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Tuesday, March 20, 2012

Transparency next step

I read in today's Telegraph (but can't find it online) that the average farm in the UK had an income of £25,000 last year and that four-fifths of this income comes in the forms of EU subsidies (that rob taxpayers in two ways: by spending their tax money and by artificially raising the price of food). If you want to know how much your friendly local Farmer Giles gets from this racket… you can't.

European rules forcing the publication of details of the people who received farming subsidies and how much they received breached those people's rights to privacy, the European Court of Justice (ECJ) has ruled.

[From Farming subsidy database 'breaches privacy rights' • The Register]

So now farmers can keep their looting of the public purse to themselves. This seems wrong, especially when the terms for applying for these handouts clearly state that the amounts will be published. The right solution is, naturally, to abolish farm subsidies at the earliest opportunity, but, failing that, we should at least be allowed to see where the money is going.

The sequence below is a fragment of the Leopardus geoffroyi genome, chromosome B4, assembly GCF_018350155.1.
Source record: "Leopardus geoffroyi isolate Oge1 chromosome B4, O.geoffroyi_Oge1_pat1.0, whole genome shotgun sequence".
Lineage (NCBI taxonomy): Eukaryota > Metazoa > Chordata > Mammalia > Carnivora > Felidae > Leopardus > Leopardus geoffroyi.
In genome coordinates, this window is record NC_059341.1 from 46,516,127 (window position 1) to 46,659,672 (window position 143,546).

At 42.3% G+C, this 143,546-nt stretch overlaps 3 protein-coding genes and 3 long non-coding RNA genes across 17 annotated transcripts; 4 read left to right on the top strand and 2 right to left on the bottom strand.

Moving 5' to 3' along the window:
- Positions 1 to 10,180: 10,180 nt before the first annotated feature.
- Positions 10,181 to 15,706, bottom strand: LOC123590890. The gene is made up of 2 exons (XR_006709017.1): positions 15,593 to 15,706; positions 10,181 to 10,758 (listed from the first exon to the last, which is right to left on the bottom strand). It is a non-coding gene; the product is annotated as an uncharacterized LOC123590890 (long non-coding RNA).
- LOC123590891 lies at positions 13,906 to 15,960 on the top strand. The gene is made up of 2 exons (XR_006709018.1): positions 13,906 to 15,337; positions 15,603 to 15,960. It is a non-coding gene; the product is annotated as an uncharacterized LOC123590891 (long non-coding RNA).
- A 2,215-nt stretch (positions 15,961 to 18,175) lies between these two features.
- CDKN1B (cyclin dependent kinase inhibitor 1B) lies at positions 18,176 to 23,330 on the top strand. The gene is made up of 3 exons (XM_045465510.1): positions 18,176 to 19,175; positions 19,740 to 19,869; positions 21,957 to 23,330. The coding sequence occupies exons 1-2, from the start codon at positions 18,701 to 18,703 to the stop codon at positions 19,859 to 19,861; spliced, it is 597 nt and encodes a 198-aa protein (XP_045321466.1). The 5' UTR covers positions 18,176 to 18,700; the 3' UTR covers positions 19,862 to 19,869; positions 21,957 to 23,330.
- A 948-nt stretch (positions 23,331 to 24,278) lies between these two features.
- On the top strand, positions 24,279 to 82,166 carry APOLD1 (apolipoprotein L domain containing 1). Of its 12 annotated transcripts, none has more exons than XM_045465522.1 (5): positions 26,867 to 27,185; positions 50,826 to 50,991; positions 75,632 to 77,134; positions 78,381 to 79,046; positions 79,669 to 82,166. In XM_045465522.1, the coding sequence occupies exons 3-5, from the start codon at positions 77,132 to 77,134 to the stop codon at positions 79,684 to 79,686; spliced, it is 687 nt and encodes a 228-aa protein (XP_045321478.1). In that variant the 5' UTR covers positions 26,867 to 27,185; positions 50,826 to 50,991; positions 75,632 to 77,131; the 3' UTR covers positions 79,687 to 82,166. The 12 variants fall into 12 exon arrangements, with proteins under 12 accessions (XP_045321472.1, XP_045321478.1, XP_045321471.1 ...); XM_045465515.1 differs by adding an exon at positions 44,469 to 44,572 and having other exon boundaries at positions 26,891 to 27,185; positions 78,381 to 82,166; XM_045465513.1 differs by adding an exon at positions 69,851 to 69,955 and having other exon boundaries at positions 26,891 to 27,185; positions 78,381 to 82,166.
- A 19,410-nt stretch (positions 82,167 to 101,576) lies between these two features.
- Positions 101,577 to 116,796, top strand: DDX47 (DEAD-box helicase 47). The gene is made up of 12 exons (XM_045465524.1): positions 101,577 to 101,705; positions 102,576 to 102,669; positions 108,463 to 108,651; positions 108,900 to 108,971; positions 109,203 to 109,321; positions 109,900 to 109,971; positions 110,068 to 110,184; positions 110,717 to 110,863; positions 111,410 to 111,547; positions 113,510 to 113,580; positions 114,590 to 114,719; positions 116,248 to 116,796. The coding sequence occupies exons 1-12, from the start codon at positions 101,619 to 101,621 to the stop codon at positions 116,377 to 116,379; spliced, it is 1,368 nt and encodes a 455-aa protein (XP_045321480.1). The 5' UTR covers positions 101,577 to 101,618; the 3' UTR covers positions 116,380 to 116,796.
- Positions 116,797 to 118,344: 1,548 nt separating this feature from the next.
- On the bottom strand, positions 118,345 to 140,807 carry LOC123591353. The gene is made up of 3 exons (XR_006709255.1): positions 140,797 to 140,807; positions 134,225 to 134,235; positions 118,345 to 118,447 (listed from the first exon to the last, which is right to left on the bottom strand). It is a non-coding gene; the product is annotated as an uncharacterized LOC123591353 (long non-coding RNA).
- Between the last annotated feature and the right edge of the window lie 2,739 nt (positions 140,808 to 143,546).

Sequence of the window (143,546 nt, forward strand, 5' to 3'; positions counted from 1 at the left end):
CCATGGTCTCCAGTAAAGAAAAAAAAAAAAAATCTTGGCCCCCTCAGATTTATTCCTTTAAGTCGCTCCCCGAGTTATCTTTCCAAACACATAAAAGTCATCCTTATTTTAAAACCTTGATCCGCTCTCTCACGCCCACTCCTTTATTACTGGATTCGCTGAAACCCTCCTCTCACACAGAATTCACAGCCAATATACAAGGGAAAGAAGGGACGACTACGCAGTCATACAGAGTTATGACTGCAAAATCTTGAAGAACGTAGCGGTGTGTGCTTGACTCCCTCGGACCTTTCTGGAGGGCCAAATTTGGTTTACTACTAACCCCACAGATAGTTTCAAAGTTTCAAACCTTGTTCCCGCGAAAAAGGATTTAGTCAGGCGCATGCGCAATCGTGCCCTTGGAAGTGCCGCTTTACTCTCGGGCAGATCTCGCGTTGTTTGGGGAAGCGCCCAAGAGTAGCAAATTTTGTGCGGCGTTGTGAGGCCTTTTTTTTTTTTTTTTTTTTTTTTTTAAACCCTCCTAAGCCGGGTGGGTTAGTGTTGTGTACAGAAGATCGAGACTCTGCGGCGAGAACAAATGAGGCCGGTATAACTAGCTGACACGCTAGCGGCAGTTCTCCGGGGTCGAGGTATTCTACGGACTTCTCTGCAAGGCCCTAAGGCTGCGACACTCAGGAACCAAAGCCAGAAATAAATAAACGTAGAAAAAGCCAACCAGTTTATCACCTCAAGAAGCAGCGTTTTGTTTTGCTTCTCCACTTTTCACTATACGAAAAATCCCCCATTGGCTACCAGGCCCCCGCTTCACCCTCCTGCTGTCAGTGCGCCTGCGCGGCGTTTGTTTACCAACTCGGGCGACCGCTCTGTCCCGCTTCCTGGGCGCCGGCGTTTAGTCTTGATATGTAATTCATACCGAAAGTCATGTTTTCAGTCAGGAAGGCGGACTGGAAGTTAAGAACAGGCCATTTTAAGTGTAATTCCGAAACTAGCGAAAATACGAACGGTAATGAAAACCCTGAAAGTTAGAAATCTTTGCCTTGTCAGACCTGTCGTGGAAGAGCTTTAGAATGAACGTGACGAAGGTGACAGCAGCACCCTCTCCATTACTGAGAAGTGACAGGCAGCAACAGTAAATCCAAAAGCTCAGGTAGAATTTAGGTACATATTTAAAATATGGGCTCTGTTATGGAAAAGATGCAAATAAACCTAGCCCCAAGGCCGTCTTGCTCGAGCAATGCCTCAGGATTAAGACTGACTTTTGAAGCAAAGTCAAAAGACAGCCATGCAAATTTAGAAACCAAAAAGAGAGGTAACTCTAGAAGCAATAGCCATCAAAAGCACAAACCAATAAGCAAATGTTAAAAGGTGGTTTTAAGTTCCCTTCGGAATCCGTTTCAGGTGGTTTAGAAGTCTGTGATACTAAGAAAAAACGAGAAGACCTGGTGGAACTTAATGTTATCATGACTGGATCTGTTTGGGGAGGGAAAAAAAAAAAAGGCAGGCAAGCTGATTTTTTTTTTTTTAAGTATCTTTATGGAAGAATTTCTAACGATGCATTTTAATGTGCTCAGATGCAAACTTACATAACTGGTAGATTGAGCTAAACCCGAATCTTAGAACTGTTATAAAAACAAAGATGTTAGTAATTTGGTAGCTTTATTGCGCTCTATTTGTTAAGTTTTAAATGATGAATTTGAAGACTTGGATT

Here's a positive suggestion though. I see today that the government is proposing to send taxpayers a pie chart of where the money went with their tax demand, a bit like the pie chart you get from Woking council with your enormous council tax bill. Not a bad idea - at least people can see where their money is going. But why not put this on food too: you're Waitrose bill could tell you at the end: you spent £35.45 of which £1.41 went on VAT and £24.21 went in EU subsidies and £2.91 went to Waitrose profit and…

What's wrong with some transparency?

In the future, everyone will be famous to fifteen people.
[posted with ecto]

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